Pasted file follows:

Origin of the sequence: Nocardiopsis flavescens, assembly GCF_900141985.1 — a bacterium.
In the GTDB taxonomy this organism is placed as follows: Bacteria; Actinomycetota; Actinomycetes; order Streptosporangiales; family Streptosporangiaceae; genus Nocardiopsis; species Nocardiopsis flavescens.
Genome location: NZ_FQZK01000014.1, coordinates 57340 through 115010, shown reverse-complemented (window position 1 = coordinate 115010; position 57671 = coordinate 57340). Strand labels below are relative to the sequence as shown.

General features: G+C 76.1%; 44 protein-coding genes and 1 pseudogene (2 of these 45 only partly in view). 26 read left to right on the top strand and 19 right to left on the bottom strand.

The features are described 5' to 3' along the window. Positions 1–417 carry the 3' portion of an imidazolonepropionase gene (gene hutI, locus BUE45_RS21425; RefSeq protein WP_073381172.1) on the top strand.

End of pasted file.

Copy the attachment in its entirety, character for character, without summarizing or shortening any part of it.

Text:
Origin of the sequence: Nocardiopsis flavescens, assembly GCF_900141985.1 — a bacterium.
In the GTDB taxonomy this organism is placed as follows: Bacteria; Actinomycetota; Actinomycetes; order Streptosporangiales; family Streptosporangiaceae; genus Nocardiopsis; species Nocardiopsis flavescens.
Genome location: NZ_FQZK01000014.1, coordinates 57340 through 115010, shown reverse-complemented (window position 1 = coordinate 115010; position 57671 = coordinate 57340). Strand labels below are relative to the sequence as shown.

General features: G+C 76.1%; 44 protein-coding genes and 1 pseudogene (2 of these 45 only partly in view). 26 read left to right on the top strand and 19 right to left on the bottom strand.

The features are described 5' to 3' along the window. Positions 1–417 carry the 3' portion of an imidazolonepropionase gene (gene hutI, locus BUE45_RS21425; RefSeq protein WP_073381172.1) on the top strand.